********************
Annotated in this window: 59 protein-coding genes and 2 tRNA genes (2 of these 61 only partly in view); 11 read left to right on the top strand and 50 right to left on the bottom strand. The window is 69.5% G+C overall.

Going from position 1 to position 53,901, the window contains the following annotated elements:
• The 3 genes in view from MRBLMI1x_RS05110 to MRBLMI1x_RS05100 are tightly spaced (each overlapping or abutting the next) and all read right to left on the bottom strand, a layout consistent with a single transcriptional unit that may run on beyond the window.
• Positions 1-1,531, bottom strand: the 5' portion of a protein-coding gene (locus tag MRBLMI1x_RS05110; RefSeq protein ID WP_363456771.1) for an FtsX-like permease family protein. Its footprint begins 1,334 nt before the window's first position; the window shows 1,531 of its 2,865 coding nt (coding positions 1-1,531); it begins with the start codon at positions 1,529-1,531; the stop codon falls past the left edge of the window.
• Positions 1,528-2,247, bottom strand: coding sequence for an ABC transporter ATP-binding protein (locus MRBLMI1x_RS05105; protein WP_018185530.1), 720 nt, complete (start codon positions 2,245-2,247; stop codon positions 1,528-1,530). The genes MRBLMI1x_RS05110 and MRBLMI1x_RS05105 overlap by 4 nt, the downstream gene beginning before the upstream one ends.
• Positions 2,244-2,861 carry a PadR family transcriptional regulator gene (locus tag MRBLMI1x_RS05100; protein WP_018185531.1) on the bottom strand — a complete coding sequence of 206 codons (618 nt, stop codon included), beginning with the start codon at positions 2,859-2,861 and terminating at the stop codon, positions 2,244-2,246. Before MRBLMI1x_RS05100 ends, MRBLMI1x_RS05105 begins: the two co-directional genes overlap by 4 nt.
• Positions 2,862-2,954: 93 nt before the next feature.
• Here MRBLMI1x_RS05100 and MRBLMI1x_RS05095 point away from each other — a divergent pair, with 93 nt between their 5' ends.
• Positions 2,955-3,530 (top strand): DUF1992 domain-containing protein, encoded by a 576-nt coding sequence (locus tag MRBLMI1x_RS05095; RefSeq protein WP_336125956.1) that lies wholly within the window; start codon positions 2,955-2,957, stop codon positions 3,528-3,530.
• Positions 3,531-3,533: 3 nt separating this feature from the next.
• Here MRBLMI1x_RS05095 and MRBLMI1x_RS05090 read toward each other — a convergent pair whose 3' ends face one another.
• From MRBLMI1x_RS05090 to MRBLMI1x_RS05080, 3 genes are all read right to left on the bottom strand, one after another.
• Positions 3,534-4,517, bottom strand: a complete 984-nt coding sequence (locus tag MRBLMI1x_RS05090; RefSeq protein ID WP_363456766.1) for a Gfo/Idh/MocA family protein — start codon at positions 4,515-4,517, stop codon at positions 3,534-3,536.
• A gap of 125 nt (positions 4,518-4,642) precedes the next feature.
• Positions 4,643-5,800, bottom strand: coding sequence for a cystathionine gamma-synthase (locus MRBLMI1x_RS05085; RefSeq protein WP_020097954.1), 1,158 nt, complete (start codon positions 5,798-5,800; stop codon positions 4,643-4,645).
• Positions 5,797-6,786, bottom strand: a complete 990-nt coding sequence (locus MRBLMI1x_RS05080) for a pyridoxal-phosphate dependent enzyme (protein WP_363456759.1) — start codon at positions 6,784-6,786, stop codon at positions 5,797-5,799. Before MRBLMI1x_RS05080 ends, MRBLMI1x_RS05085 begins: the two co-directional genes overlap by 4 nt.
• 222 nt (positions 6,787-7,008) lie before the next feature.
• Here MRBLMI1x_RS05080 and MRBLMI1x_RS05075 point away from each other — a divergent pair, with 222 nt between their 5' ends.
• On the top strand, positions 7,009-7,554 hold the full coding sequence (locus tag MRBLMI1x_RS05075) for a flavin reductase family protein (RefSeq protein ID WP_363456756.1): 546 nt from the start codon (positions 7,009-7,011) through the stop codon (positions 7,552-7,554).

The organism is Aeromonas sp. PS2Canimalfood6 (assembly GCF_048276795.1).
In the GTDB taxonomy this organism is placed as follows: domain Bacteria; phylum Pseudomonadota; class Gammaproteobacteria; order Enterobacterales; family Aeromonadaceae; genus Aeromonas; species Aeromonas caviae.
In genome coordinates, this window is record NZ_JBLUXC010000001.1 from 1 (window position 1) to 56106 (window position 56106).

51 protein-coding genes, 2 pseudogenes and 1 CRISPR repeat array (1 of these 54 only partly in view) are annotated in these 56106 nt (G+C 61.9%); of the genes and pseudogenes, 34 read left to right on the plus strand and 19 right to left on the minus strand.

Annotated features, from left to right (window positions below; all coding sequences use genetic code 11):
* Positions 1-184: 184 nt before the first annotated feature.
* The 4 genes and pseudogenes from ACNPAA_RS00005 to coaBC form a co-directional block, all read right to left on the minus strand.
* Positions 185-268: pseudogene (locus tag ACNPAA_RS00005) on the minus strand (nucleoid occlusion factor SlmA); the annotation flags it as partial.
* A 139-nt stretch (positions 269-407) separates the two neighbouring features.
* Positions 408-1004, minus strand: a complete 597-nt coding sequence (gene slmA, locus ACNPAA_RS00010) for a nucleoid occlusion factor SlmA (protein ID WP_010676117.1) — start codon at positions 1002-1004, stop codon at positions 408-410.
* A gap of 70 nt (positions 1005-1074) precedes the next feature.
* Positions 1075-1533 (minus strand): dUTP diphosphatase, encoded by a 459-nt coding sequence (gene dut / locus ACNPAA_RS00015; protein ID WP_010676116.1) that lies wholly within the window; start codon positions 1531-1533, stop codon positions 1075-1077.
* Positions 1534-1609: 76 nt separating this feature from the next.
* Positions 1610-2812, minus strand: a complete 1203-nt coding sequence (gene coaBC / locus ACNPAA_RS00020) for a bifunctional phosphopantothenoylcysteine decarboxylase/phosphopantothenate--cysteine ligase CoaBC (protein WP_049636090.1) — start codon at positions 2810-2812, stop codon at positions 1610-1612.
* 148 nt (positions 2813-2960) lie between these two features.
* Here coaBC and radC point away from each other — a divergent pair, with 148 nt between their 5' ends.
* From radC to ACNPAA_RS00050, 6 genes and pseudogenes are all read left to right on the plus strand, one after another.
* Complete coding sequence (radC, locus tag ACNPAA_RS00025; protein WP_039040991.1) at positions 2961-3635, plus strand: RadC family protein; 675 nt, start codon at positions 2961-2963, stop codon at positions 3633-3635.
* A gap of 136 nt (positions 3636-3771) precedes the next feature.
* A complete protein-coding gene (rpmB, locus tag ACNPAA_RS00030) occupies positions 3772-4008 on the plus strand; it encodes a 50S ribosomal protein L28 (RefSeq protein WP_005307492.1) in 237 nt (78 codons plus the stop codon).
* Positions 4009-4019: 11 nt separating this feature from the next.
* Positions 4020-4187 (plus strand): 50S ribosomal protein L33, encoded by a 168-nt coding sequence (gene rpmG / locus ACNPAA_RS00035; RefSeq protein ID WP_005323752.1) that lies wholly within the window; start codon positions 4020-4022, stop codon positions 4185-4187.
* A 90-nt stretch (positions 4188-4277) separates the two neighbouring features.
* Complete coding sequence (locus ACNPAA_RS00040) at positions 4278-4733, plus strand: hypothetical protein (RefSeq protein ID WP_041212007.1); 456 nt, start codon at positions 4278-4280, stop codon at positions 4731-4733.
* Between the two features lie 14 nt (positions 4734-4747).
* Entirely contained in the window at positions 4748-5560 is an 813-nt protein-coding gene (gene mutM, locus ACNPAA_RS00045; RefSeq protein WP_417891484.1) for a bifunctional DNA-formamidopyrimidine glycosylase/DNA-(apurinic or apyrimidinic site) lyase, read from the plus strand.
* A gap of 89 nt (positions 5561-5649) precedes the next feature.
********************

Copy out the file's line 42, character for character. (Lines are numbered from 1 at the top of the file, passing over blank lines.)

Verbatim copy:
* A 90-nt stretch (positions 4188-4277) separates the two neighbouring features.